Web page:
Pretty Porous

Water and nutrient transport by roots in near-surface soils

About a third of the earth’s surface is covered by land. More than a third of the land surface is agricultural area (pastures, acreage) and one third is covered by forests. Plants and crops substantially influence the nutrient balance in near-surface soil layer (in the ‘vadose zone’). They play a crucial role for the local water budget and water exchange between soil and atmosphere. Water transpires—particularly during the day with the help of the sun—from small vents in the plant’s leaves. The transpiration causes a suction effect which drives water into the roots and upwards through a vascular system (the root xylem) all the way to the leaves. Both soil and roots are porous media! The appearance and structure of the root system differs between plant species and changes with environmental factors (e.g. soil water content).

Some plants exude a gel-like substance which alters the hydraulic properties of the soil and enables the plant to take up water from very dry soil. Fine root hairs on the surface of roots are assumed to play an important role for water uptake. Complex root architectures can lead to a local redistribution of the available water. Such process cannot only be observed in experiments but can also be analyzed with computer simulations. For example, the complex interaction between direct evaporation from soil and transpiration from plants can be investigated by using simulations. Here, simulations have a crucial advantage over experiments. Processes can simply be switched on and off. This allows to investigate a process and its effect in isolation as well as in interaction with other processes. On the basis of investigations with detailed models of one or a small number of plants, it can be decided whether such processes can be neglected or must be considered in large-scale simulation such as climate models.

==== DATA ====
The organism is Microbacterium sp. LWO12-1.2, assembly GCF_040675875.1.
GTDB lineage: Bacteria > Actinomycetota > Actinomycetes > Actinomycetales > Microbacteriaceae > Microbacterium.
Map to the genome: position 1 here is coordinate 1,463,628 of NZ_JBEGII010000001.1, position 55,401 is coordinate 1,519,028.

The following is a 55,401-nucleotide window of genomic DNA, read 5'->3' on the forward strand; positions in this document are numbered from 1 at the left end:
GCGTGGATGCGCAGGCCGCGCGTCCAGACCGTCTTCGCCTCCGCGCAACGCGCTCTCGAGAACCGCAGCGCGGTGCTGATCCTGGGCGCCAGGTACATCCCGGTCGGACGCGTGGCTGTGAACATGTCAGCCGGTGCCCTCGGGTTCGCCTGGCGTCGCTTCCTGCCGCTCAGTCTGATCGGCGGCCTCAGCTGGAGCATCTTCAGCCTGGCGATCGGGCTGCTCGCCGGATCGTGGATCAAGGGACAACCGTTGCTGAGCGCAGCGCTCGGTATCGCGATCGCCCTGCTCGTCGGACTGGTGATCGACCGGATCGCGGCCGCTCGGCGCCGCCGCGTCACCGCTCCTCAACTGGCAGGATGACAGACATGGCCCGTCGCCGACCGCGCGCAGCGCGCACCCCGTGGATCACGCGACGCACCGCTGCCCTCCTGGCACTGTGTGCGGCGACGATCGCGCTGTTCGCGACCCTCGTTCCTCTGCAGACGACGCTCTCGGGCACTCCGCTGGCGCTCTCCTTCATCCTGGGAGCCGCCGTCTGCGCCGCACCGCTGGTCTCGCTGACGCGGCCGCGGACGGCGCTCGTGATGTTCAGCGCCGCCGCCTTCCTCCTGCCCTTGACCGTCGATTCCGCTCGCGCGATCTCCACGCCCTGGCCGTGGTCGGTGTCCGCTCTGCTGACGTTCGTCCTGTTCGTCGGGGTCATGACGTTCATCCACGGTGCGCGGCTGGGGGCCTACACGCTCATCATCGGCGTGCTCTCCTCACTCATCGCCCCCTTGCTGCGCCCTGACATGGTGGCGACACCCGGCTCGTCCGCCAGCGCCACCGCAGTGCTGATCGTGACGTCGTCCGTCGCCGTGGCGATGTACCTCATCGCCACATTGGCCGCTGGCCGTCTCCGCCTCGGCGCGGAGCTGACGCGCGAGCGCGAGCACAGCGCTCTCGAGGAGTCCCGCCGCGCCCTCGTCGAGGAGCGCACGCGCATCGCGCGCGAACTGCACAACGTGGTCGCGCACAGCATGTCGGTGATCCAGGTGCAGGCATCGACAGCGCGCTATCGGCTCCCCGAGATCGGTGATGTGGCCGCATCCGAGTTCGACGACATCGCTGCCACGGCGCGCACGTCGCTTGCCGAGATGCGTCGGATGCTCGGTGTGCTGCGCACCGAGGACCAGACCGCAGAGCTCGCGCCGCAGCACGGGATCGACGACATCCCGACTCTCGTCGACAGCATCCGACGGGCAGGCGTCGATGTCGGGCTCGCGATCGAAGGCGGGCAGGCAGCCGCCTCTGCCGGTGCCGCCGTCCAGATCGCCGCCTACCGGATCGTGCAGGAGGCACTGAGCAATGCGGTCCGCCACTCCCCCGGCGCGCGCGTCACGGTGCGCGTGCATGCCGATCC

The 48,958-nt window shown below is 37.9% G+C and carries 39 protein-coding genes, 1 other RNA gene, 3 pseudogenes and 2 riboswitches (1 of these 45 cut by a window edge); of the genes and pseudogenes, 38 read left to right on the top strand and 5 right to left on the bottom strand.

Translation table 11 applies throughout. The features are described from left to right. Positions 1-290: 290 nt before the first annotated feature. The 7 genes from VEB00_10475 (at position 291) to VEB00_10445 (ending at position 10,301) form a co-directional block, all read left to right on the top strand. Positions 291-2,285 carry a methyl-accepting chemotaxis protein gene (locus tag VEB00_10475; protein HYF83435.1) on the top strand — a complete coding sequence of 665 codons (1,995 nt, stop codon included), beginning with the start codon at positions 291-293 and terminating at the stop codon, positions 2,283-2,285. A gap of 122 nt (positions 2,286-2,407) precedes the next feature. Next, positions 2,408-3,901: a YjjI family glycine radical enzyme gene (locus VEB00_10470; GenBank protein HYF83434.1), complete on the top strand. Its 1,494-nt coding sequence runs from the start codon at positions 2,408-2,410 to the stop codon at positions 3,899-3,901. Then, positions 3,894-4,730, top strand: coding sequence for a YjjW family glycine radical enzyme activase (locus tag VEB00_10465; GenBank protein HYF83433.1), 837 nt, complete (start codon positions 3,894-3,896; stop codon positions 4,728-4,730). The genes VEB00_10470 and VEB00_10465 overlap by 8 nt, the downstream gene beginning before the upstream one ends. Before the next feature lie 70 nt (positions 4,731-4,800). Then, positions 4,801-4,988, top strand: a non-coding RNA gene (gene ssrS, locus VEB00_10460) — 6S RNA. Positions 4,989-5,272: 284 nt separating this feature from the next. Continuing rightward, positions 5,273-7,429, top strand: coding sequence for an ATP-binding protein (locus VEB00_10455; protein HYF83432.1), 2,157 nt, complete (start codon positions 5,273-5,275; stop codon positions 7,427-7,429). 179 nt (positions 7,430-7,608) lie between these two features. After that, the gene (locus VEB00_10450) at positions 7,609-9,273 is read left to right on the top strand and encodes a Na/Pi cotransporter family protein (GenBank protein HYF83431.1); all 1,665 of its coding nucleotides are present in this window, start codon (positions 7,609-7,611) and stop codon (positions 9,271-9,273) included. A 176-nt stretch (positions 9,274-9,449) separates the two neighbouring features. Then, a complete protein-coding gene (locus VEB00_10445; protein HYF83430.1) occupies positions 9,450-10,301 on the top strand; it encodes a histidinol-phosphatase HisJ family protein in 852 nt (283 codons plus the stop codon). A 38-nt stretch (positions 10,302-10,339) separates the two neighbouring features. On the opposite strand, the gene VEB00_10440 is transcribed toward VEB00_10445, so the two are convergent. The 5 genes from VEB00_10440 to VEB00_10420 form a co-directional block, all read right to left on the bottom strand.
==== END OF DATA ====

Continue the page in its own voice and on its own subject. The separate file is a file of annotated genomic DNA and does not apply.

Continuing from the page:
At the University of Stuttgart, we work—together with colleagues at Forschungszentrum Jülich— on the development of novel computer models for water and nutrient transport, root-soil interaction and root growth. These models are innovative tools for the assessment of scientific theories and hypotheses about water transport in soil. However, this is only possible under the premise that these models accurately represent all considered processes. For instance, most state-of-the-art models overestimate root water uptake in dry soils for a given atmospheric pressure. We analyze computer models and create improved model which address known shortcomings.

Credits: University of Stuttgart / Timo Koch